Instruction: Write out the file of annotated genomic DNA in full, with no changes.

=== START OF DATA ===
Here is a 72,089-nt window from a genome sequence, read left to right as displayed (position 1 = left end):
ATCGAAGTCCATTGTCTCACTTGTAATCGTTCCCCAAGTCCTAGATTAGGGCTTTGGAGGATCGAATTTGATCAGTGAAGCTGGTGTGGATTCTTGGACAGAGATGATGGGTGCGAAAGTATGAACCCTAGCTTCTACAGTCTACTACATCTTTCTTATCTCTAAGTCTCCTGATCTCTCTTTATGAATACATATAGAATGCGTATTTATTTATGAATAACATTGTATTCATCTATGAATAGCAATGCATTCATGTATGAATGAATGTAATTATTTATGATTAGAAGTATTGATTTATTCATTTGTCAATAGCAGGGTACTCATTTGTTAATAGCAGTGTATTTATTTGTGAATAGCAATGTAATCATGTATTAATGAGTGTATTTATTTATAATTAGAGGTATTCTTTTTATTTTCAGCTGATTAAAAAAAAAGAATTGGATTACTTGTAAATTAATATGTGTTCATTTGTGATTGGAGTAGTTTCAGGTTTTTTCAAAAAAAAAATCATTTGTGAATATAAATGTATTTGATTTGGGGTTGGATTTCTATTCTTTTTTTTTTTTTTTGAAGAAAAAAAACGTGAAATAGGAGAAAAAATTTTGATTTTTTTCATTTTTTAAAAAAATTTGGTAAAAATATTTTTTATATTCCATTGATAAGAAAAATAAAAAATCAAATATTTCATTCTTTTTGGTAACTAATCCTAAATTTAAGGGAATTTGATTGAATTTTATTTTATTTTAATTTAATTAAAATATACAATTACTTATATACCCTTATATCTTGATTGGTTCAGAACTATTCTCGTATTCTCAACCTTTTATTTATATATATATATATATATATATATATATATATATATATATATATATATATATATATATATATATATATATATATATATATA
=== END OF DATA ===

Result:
Here is a 72,089-nt window from a genome sequence, read left to right as displayed (position 1 = left end):
ATCGAAGTCCATTGTCTCACTTGTAATCGTTCCCCAAGTCCTAGATTAGGGCTTTGGAGGATCGAATTTGATCAGTGAAGCTGGTGTGGATTCTTGGACAGAGATGATGGGTGCGAAAGTATGAACCCTAGCTTCTACAGTCTACTACATCTTTCTTATCTCTAAGTCTCCTGATCTCTCTTTATGAATACATATAGAATGCGTATTTATTTATGAATAACATTGTATTCATCTATGAATAGCAATGCATTCATGTATGAATGAATGTAATTATTTATGATTAGAAGTATTGATTTATTCATTTGTCAATAGCAGGGTACTCATTTGTTAATAGCAGTGTATTTATTTGTGAATAGCAATGTAATCATGTATTAATGAGTGTATTTATTTATAATTAGAGGTATTCTTTTTATTTTCAGCTGATTAAAAAAAAAGAATTGGATTACTTGTAAATTAATATGTGTTCATTTGTGATTGGAGTAGTTTCAGGTTTTTTCAAAAAAAAAATCATTTGTGAATATAAATGTATTTGATTTGGGGTTGGATTTCTATTCTTTTTTTTTTTTTTTGAAGAAAAAAAACGTGAAATAGGAGAAAAAATTTTGATTTTTTTCATTTTTTAAAAAAATTTGGTAAAAATATTTTTTATATTCCATTGATAAGAAAAATAAAAAATCAAATATTTCATTCTTTTTGGTAACTAATCCTAAATTTAAGGGAATTTGATTGAATTTTATTTTATTTTAATTTAATTAAAATATACAATTACTTATATACCCTTATATCTTGATTGGTTCAGAACTATTCTCGTATTCTCAACCTTTTATTTATATATATATATATATATATATATATATATATATATATATATATATATATATATATATATATATATATATATATATATATA